US Fed cuts discount rate on loans

Updated: 2007-08-17 22:02

Washington - In a surprise move to calm rattled financial markets, the US central bank made a half percentage point cut on Friday in one of the interest rates that oils the wheels of short-term money lending markets and the economy.

Trader Michael Scagnelli, foreground, uses his handheld device as he works on the floor of the New York Stock Exchange, Thursday morning, Aug. 16, 2007.  [AP]

European share prices leapt into positive territory and US stocks shot up in early Wall Street trading, after the Federal Reserve lowered the primary discount rate governing direct loans to banks to 5.75 percent from 6.25.

US share price futures jumped and European shares rose more than two percent after days in the red following a move justified by the Fed on the grounds that risks to the economy had risen appreciably.

"Financial market conditions have deteriorated, and tighter credit conditions and increased uncertainty have the potential to restrain economic growth going forward," the Fed said.

After a tumble of more than five percent in Japanese shares overnight, markets riven by fears of a credit crunch perked up.

Prior to the Fed announcement, European capitals went on the offensive to restore faith in the economy and the banking system at the end of a week of financial turbulence. London, Paris and Berlin rolled out finance ministers on the heels of Asian policymakers to say their economies remained healthy.

French Economy Minister Christine Lagarde, in regular phone contact with vacationing President Nicolas Sarkozy, said there was no systemic crisis. France's economy and banks were in good shape, she said in a series of media interviews.

"This is not a crash, It's a brutal correction in markets," she said in one interview with Le Parisien newspaper.

British finance minister Alastair Darling adopted a similar line on Sky TV. "The UK economy is strong and stable," he said. "The global economy is also strong at this time."

German Finance Minister Peer Steinbrueck said there were no plans to call a meeting of the G7 economic powers, a club his country chairs this year, before a regular gathering scheduled for October.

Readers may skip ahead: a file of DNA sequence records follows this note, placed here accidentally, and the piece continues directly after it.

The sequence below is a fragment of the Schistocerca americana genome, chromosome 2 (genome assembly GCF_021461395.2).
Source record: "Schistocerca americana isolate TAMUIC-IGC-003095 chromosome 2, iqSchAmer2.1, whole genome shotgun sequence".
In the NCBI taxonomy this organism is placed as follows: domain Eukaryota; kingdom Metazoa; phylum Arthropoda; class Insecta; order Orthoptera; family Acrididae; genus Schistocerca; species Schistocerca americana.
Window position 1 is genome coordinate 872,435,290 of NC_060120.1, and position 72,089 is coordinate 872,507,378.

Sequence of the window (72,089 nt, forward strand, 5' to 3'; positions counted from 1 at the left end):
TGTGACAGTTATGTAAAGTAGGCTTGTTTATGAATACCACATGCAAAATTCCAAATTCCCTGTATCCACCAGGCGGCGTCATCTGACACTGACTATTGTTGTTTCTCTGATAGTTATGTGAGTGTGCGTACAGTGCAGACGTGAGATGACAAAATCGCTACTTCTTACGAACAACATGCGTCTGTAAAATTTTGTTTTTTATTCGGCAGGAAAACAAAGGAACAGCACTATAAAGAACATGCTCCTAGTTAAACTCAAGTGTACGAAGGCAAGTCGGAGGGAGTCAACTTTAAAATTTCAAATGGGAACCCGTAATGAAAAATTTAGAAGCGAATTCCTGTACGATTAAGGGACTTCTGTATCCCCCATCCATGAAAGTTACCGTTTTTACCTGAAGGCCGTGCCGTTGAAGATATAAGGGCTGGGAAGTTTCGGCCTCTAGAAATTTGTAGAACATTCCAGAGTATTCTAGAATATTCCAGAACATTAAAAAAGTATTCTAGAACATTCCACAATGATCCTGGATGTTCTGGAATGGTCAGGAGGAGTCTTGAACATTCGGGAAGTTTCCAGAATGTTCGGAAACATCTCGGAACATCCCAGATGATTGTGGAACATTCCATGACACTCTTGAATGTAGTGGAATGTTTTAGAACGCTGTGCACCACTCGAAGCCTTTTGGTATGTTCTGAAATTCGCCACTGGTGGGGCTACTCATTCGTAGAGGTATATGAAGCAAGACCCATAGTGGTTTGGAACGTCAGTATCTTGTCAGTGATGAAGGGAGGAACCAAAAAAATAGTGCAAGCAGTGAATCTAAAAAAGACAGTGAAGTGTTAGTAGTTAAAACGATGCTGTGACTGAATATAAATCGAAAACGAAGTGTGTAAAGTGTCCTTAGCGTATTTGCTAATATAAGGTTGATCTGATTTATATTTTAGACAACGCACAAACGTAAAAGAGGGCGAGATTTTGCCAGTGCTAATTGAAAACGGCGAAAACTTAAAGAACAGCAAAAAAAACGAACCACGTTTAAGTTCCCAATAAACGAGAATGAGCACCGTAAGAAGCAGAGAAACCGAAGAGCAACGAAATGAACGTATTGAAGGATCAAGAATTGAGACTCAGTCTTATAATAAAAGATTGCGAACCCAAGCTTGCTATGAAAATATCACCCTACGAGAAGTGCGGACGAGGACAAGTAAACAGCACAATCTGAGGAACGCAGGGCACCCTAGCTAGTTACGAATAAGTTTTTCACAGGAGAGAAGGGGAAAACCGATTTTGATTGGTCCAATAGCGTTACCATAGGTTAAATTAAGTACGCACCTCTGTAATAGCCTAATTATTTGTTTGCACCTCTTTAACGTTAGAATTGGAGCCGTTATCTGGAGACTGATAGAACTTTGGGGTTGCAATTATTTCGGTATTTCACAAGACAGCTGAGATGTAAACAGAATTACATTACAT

But governments were keeping in close contact, he said.

Earlier policy chiefs and central bankers in the Asia-Pacific region had urged calm as another bad day wiped more than five percent off the value of Japanese shares on the Nikkei index and the yen surged in currency markets.

The yen's advance, also a consequence of the shift into safe-haven assets in recent days, could make it harder for an export-dependent economy to compete in world markets.

Australia's central bank intervened in the foreign exchange market to halt a slide in the Australian dollar and provided extra cash to the domestic financial system.

Reserve Bank of Australia Governor Glenn Stevens said market behaviour had been "bordering on the irrational" in recent days but he saw signs of stabilisation due to the efforts of central banks.

Friday marked a week since central banks in the Asia-Pacific region joined a global campaign by monetary authorities to calm panicky credit markets by providing extra funding in short-term lending markets.

Since then, Asian stocks outside of Japan have shed more than 10 percent, their biggest weekly decline since January 1998. Fears of further falls were rife despite the efforts of the central banks.

Japan's Nikkei fell 5.4 percent, its biggest percentage drop since September 12, 2001, to its lowest close in a year.

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